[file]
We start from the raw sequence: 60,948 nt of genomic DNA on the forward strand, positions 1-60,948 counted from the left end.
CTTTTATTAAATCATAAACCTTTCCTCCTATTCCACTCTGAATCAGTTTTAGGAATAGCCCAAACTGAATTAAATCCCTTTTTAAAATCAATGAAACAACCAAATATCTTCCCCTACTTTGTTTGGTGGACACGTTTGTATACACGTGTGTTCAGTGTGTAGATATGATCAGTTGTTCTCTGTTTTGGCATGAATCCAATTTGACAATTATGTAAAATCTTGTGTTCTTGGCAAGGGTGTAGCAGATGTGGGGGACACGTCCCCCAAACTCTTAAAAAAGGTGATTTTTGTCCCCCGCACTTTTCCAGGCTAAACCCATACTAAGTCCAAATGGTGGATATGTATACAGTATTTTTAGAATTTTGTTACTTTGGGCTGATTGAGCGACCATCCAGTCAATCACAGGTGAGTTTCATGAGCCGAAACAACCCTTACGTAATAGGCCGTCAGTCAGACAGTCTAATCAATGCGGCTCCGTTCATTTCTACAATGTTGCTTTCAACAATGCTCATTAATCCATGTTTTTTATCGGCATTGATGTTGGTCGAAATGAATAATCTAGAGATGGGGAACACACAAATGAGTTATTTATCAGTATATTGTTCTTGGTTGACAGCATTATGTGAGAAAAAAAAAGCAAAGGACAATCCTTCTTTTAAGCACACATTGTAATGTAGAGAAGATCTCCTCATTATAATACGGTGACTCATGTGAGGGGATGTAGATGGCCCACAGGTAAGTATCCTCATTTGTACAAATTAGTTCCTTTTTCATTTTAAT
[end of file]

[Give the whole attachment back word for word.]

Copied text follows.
We start from the raw sequence: 60,948 nt of genomic DNA on the forward strand, positions 1-60,948 counted from the left end.
CTTTTATTAAATCATAAACCTTTCCTCCTATTCCACTCTGAATCAGTTTTAGGAATAGCCCAAACTGAATTAAATCCCTTTTTAAAATCAATGAAACAACCAAATATCTTCCCCTACTTTGTTTGGTGGACACGTTTGTATACACGTGTGTTCAGTGTGTAGATATGATCAGTTGTTCTCTGTTTTGGCATGAATCCAATTTGACAATTATGTAAAATCTTGTGTTCTTGGCAAGGGTGTAGCAGATGTGGGGGACACGTCCCCCAAACTCTTAAAAAAGGTGATTTTTGTCCCCCGCACTTTTCCAGGCTAAACCCATACTAAGTCCAAATGGTGGATATGTATACAGTATTTTTAGAATTTTGTTACTTTGGGCTGATTGAGCGACCATCCAGTCAATCACAGGTGAGTTTCATGAGCCGAAACAACCCTTACGTAATAGGCCGTCAGTCAGACAGTCTAATCAATGCGGCTCCGTTCATTTCTACAATGTTGCTTTCAACAATGCTCATTAATCCATGTTTTTTATCGGCATTGATGTTGGTCGAAATGAATAATCTAGAGATGGGGAACACACAAATGAGTTATTTATCAGTATATTGTTCTTGGTTGACAGCATTATGTGAGAAAAAAAAAGCAAAGGACAATCCTTCTTTTAAGCACACATTGTAATGTAGAGAAGATCTCCTCATTATAATACGGTGACTCATGTGAGGGGATGTAGATGGCCCACAGGTAAGTATCCTCATTTGTACAAATTAGTTCCTTTTTCATTTTAAT